Stolen Self

Last Wednesday, I was robbed of my self. And not in any normal fashion, either (if there is such a thing when dealing with Self.) Rather, my sense of self was purposely stolen by a film director.

Memento was by far the best film we have watched in Cultural Studies this year, and not just because the acting was solid and the plot was intriguing. The larger issues it dealt with — the subjectivity of memory, the results of psychological trauma, and the construction of Self — were ensnared in a genious cinematic performance that was strangely unfulfilling.

This, of course, was not the result of a lack of good points. In fact, it was just the opposite. The lack of conclusion concerning the facts leaves one desiring more. We naturally seek an objective portrayal of the events that occured. We receive none. And even more concerning, the main character whose point of view we have been following seems to receive none either. The discontinuous storyline lead to a climax that had the viewer lusting after some conclusion, and instead it left the audience hanging, unsure not just of the film’s events, but inevitably of the events that take place in reality.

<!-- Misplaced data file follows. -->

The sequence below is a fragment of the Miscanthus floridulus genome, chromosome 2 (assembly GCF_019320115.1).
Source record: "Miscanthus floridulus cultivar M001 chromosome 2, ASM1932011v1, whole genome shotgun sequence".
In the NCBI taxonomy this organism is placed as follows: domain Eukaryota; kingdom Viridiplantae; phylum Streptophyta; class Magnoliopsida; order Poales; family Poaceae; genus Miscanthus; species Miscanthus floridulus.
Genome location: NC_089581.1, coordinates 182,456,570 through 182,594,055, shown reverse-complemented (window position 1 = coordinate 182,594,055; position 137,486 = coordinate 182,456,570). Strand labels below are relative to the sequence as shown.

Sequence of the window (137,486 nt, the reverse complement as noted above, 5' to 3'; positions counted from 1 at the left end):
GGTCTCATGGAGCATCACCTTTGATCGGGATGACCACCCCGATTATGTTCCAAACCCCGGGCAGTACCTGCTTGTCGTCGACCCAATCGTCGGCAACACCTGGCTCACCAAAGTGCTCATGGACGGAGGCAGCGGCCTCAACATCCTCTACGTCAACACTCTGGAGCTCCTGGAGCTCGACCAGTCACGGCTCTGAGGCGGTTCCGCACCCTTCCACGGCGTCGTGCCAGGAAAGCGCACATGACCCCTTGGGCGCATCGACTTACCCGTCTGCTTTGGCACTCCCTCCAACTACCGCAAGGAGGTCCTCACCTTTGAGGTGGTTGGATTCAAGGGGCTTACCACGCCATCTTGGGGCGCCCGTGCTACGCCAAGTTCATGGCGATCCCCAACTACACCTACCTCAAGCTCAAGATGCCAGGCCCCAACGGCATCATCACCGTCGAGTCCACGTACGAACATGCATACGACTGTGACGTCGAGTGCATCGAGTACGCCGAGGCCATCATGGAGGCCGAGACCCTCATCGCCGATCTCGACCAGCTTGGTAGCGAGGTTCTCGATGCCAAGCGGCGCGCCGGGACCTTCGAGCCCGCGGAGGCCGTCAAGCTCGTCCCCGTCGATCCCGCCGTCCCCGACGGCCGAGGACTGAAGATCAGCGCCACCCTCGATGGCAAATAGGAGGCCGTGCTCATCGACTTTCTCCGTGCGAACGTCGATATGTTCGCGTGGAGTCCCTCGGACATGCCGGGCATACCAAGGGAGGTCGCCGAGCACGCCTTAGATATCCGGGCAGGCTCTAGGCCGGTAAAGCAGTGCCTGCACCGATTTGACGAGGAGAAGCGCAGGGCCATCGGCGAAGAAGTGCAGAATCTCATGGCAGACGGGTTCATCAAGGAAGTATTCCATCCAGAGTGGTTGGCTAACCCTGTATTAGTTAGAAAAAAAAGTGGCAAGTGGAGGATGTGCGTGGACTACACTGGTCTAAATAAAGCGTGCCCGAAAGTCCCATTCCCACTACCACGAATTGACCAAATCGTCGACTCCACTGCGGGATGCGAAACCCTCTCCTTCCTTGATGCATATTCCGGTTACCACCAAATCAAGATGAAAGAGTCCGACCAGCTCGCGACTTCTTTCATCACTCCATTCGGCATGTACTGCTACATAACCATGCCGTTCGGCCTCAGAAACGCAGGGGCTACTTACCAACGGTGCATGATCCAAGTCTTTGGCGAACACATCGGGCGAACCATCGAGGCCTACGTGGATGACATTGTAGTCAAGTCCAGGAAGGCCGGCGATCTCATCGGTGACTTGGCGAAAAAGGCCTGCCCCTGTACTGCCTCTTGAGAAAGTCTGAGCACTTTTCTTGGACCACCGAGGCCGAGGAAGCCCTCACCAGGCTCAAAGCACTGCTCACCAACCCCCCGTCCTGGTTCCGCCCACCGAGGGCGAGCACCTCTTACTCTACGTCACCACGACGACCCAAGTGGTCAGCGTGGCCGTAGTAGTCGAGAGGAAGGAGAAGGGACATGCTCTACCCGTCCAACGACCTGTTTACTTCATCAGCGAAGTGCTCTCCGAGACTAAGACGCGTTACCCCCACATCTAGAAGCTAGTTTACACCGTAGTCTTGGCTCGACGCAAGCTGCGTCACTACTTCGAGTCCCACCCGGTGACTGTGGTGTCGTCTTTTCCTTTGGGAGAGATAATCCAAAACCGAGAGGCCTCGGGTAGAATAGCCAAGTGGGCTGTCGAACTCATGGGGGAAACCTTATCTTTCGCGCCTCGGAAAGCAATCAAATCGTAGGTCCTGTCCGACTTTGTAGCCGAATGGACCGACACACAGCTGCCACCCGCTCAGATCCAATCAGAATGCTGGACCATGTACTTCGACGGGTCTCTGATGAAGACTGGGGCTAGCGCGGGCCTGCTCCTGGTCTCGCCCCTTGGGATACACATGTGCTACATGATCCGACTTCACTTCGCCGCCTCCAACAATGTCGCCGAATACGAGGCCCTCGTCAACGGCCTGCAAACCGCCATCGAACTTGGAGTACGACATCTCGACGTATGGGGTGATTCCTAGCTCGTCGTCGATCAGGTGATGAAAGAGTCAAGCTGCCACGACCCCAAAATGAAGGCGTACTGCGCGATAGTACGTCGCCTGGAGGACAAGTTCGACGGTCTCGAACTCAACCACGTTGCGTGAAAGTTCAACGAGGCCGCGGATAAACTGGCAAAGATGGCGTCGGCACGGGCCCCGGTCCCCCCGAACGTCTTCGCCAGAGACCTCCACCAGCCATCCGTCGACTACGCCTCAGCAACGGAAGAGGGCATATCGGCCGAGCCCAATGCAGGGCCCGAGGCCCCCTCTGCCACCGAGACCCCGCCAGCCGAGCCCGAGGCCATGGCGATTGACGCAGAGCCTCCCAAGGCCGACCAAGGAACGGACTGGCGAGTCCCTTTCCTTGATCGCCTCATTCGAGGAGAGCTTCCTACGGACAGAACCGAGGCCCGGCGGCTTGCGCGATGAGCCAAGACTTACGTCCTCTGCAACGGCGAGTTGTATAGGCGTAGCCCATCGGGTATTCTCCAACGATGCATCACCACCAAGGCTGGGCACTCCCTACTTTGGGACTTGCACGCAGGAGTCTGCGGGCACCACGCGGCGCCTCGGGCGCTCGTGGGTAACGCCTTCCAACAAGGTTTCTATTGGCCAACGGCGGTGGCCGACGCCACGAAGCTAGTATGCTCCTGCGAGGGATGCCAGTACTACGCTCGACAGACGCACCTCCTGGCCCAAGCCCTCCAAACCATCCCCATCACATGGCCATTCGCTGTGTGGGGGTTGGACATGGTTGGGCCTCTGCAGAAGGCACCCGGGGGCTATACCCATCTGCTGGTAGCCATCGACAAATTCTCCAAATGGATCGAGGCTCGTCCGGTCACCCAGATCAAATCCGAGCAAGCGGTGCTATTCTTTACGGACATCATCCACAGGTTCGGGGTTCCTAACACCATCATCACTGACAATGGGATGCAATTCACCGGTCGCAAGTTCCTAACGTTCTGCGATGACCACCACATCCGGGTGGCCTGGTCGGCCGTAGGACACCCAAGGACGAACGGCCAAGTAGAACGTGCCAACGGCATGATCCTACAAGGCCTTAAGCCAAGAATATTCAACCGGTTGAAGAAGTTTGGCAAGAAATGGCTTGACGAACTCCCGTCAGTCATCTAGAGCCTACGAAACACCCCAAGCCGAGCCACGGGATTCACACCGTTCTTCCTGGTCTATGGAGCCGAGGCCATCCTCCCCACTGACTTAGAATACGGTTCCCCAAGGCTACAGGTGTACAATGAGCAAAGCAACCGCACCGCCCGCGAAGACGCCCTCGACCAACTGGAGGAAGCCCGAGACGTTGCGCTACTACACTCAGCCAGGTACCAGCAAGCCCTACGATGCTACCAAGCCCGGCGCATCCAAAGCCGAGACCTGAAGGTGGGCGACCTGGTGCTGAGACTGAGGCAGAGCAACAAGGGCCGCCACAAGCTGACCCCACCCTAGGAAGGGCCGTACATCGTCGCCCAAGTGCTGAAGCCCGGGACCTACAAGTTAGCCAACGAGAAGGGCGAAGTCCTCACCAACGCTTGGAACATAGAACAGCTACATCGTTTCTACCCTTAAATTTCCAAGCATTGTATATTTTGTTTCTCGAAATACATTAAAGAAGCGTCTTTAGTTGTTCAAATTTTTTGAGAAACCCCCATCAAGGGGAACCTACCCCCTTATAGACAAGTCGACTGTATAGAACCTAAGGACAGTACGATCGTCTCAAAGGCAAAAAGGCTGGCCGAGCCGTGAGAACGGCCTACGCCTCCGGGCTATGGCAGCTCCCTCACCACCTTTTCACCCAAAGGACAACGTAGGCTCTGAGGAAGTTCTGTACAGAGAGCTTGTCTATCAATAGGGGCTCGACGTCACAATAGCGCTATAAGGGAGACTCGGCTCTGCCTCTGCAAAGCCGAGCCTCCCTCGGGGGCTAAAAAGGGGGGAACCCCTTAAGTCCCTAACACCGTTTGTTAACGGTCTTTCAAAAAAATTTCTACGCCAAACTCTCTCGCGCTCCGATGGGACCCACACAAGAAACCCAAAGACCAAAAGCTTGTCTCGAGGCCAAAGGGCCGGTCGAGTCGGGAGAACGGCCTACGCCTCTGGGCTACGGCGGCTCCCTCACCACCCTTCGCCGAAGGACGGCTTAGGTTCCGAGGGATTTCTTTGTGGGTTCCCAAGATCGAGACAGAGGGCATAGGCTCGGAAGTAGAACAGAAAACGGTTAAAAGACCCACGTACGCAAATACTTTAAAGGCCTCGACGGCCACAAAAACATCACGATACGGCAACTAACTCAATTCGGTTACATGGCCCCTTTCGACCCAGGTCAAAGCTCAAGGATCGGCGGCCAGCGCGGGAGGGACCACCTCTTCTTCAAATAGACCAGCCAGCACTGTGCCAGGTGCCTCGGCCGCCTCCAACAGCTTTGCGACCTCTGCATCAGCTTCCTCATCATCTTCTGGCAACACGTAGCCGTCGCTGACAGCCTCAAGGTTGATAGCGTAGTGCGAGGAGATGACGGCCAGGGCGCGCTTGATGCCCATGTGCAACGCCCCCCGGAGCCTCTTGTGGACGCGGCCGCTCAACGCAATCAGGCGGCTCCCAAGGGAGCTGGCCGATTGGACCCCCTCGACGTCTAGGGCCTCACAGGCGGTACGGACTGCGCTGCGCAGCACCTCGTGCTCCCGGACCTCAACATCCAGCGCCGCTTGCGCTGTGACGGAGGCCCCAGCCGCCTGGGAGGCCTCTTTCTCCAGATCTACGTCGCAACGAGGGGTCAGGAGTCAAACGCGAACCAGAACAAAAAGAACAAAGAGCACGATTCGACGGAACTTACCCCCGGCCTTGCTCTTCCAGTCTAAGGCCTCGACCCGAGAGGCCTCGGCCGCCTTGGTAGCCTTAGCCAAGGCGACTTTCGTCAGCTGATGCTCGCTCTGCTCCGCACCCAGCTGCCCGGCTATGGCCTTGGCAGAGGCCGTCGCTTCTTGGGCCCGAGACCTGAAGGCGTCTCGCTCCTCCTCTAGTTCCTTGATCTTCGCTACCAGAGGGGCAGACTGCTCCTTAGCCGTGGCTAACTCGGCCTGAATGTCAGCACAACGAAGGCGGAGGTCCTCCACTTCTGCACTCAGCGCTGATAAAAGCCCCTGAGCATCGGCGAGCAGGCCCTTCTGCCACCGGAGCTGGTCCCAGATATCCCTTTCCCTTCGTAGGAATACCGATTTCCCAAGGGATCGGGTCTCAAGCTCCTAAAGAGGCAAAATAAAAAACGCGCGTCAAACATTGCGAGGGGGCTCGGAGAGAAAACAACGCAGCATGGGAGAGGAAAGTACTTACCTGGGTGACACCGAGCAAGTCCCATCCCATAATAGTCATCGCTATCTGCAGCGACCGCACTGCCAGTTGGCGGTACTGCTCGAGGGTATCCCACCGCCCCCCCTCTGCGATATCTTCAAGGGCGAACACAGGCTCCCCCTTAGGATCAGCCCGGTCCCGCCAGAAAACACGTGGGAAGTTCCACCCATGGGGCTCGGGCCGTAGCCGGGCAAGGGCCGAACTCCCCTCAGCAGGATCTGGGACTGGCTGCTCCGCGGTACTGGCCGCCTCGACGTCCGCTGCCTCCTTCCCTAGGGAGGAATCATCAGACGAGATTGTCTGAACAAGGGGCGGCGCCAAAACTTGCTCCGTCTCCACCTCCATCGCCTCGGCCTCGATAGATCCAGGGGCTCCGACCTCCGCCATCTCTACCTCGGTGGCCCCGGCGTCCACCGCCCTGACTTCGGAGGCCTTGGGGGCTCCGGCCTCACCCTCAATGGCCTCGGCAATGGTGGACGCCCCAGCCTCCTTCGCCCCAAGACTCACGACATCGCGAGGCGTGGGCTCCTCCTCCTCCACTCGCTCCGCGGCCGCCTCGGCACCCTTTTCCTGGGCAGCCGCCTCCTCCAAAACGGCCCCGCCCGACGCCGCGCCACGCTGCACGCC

Kudos to director Christopher Nolan. He has left me stymied, which is to say enamoured with the film Memento!


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